• Stone Grip: As above but no Fate Point expendature is required.
  • Iron Grip: As above but his Str Bonus may be added to any re-roll. If Str Bonus was already a factor, then double the Bonus may be applied. May now weild all weapons as if they were one size category smaller (2Handed Wpns still require two hands, however). This does not alter the penalties incured for fighting with two weapons unless one weapon sis now considered Light.
  • Steel Grip: As above but now even 2Handed Wpns may be wielded one handed. This does not alter the penalties incured for fighting with two weapons unless one weapon sis now considered Light.
  • Grip of the Constrictor: As above but now the character can add his WILL bonus to any roll as well.

This is just an idea and the intent is to really make a set of Feats that (A) alter each other the more one progresses along the series as well as (B) create Feats that alter more than jsut one aspect of the game or one specific situation at a time (like Cleave or Sleep). For instance, in the above examples, they coul dby utilized in Disarm attempts, Climb attempts, fighting while climbing, Grapples, etc.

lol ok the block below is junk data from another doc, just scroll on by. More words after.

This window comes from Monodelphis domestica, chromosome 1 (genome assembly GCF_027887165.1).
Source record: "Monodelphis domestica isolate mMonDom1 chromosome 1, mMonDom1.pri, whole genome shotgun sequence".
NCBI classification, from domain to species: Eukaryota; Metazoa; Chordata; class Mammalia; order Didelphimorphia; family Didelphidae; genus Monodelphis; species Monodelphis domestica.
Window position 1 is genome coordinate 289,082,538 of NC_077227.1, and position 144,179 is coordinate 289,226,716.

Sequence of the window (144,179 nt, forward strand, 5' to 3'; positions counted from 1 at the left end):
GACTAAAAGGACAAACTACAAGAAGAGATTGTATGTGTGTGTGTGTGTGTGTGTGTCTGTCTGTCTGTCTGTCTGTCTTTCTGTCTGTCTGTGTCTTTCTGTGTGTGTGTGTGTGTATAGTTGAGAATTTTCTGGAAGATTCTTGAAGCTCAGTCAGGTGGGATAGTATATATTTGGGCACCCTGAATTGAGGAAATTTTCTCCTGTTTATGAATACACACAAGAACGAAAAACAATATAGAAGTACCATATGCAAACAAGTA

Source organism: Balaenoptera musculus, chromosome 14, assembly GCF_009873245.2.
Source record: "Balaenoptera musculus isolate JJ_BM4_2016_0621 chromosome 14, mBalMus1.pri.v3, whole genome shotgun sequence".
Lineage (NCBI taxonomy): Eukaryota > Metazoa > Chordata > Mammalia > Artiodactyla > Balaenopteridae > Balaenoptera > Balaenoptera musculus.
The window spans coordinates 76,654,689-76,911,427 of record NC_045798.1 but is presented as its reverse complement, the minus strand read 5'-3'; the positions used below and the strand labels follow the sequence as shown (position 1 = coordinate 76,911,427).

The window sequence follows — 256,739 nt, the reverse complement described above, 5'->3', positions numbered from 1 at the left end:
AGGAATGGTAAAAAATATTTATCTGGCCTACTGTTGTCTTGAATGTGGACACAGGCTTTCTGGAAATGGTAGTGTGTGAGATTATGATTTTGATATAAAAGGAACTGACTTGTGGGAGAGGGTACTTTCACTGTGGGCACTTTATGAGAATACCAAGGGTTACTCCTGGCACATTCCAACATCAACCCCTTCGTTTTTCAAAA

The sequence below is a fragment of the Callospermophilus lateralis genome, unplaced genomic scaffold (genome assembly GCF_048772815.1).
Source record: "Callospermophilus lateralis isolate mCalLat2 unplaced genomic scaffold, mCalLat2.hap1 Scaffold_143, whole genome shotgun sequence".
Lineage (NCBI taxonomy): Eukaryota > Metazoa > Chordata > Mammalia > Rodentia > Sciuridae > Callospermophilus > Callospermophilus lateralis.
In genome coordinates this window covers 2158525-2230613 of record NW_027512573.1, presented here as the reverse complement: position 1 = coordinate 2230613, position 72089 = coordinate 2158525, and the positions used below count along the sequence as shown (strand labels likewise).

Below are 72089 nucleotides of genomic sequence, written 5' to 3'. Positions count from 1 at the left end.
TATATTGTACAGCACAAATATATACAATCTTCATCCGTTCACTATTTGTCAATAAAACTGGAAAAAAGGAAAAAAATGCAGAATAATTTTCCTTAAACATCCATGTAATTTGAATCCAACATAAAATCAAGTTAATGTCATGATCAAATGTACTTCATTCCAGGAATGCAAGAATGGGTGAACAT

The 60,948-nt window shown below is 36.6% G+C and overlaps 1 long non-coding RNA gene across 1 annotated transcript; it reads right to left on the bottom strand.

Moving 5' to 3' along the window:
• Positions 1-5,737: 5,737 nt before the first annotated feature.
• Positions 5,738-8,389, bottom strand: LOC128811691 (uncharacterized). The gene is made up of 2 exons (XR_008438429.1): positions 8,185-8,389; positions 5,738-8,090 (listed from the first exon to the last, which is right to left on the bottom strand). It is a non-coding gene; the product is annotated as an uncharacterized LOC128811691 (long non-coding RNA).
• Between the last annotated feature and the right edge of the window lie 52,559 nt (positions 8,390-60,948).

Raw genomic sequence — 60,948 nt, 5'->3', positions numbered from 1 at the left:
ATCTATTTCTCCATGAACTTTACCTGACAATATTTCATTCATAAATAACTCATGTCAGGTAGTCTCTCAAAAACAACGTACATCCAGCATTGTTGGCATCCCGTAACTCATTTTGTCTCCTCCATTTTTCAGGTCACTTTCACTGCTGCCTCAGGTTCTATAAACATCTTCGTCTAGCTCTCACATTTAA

Any thoughts?
 

Nerethel

Mongoose
There's absolutely merit to this, IMHO. It's not to say that it has to be done with every feat, but there is a definite frustrating progression, at times, to making some feats work. In your example, needing Power Attack in order to gain Cleave, I need to take a feat I never use in order to get a feat that is nearly unrelated to its prerequisite.

While this holds merit, certainly, as a balancing mechanic, perhaps there could be alternate prerequisites to a 'higher' feat. Perhaps having a BaB of +5 or more would be sufficient as a prerequisite for Cleave in lieu of Power Attack, for example.

I tweak rules constantly, sometimes for good, sometimes for ill (I developed a spell pont system that replaces memorizing lists of spells, for example. It's free-form, but it also takes some math prowess to work. Good for some, ill for others).

Perhaps another way to look at the "have it or don't" mechanic for feats is to make them skills that require prerequisite skills in order to function.